Friday, November 13, 2009

Why I Fight by J. Adams Oaks

Wyatt has been traveling with his uncle since he was twelve years old, when Uncle Spade spirited him away from neglecting parents and took him on the road. They travel constantly, Spade selling goods and visiting his 'ladyfriends' with Wyatt in tow.

When Spade realizes the fighting potential for tall, hulking Wyatt, the teen is dragged into a world of violence and self-destruction. He tells his story directly to the reader in a brutally honest narrative. Not so much about the fighting he does, but why he does it.

Wyatt narrates in the spirit of Forrest Gump, telling his story to someone as he leaves it all behind. The style is difficult to read at first (Oaks uses dashes instead of quotes, and Wyatt's grammar reflects his erratic schooling), but once I got used to it, I was dragged into the story he told.

Food for thought:
  • Spade rescued Wyatt from seriously neglectful parents, but how much better was this option? He didn't go to school, had no friends, and essentially lived in a car during his teen years. He worships Spade, but is it justified?
  • Spade also brought him into fighting, seeing a monetary opportunity in his powerful physique. Wyatt was constantly bloodied and bruised, but he was on top...for a while.
The visual aspects of this novel were powerful additions. The cover reflects Wyatt's gritty story beautifully, and there are blood spatters at the beginning of every chapter. You will not forget that this is a survival story.

The Bottom Line:
Even if you're not a fighter, Wyatt's story is worth learning. Read it when you want something serious.

Wednesday, November 4, 2009

Crashed by Robin Wasserman

Lia Kahn is done pretending to be normal. She is a mistake, a replacement for the real Lia Kahn that can never be the original. It doesn't matter that she thinks like Lia or acts like Lia, because she is a machine. And she embraces it, living in a refuge for mechs that allows them to be themselves - whatever that is anymore.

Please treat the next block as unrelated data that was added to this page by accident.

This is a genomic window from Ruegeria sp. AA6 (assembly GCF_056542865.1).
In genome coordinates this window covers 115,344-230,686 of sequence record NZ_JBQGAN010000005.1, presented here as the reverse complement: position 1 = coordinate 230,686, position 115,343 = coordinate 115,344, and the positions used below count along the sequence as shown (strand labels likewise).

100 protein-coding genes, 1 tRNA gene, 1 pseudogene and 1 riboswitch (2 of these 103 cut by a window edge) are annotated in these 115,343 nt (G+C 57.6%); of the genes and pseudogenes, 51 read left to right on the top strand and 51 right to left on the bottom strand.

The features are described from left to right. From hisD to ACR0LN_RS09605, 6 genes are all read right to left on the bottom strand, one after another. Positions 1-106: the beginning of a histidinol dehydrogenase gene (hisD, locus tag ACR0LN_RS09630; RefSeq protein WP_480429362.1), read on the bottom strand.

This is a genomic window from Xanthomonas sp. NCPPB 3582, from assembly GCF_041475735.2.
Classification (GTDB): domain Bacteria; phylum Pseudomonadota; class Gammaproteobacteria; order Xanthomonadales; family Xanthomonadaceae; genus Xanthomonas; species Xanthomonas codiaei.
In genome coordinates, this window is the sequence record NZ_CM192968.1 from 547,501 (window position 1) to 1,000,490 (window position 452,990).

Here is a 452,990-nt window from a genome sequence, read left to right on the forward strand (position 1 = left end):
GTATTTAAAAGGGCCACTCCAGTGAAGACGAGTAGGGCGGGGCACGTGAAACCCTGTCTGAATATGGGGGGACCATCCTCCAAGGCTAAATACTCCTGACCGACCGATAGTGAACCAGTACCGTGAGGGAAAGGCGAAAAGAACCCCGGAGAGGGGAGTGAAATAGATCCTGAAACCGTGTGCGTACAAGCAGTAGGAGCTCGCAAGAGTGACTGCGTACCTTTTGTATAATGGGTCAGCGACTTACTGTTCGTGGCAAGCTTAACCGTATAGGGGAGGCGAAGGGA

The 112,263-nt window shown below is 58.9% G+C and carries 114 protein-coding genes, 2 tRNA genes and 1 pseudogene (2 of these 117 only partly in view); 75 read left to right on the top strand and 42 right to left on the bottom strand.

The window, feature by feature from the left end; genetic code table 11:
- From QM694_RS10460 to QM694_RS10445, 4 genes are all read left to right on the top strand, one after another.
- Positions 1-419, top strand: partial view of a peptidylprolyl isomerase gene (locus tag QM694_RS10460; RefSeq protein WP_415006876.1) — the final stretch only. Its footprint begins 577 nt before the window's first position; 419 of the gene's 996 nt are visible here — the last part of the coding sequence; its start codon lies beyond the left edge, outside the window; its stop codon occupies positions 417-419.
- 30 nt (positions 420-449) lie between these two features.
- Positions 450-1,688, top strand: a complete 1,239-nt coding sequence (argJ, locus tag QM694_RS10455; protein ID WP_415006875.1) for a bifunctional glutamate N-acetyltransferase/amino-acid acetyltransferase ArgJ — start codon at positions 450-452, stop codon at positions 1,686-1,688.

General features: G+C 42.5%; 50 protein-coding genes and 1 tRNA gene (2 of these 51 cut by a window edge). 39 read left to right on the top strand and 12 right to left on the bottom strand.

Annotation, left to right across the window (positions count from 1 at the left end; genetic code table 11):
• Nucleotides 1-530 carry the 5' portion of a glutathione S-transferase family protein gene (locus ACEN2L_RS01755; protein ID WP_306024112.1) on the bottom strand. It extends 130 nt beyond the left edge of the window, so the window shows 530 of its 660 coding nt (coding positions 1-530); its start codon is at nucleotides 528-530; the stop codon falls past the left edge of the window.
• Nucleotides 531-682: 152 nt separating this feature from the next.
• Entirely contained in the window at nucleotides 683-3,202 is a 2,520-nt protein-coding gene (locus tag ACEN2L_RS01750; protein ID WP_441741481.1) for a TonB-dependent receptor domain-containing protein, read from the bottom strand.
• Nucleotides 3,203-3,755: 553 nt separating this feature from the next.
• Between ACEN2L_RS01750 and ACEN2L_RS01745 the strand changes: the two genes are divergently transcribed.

But when someone with Lia's face commits mass murder, she is faced with more condemnation than ever. Even worse, the most prominent hater is Auden - Auden, who had accepted her, loved her. Can she overcome the hatred?

Thoughts on the world:
This series is very definitely sci-fi. So how far away are we from uploading our brains into machines? What about self-driving cars, zones (think facebook), and behavior-modifyers? When will we wreck the earth so badly that the sun rarely appears through the smog of pollution?

Thoughts on the characters:
  • Lia isn't perfect, and she's not pretending to be perfect. She's just trying to feel something. Why should she care about injury, or even complete destruction of her body, when she'll just be uploaded into a new one?
  • We learn more about Jude, Riley, and Ani in this book. Wasn't it nice of the BioMax people to give them working, Caucasian bodies as a consolation prize for being lab rats? Also, venturing into the city has given us a glimpse into the lives of the unfortunate. The world is perfect for those who can afford it...
  • Lia's dad bailed her out of jail. Why? If he doesn't think that she is his Lia, why bother helping her?
If you like this series:
  • The Adoration of Jenna Fox
  • Uglies
Add your own questions, comments, suggestions...

Tuesday, November 3, 2009

"Linger" cover revealed

Get the full story from The Compulsive Reader's post.

It certainly holds in the art themes of Shiver...the image of the wolf and girl are much more clear on this cover than the wolf is for Shiver. What could the imagery mean? It looks like the girl is walking away from the wolf, which has my plot-predictors running on overdrive.

Linger will be released in the fall of 2010. It's too long!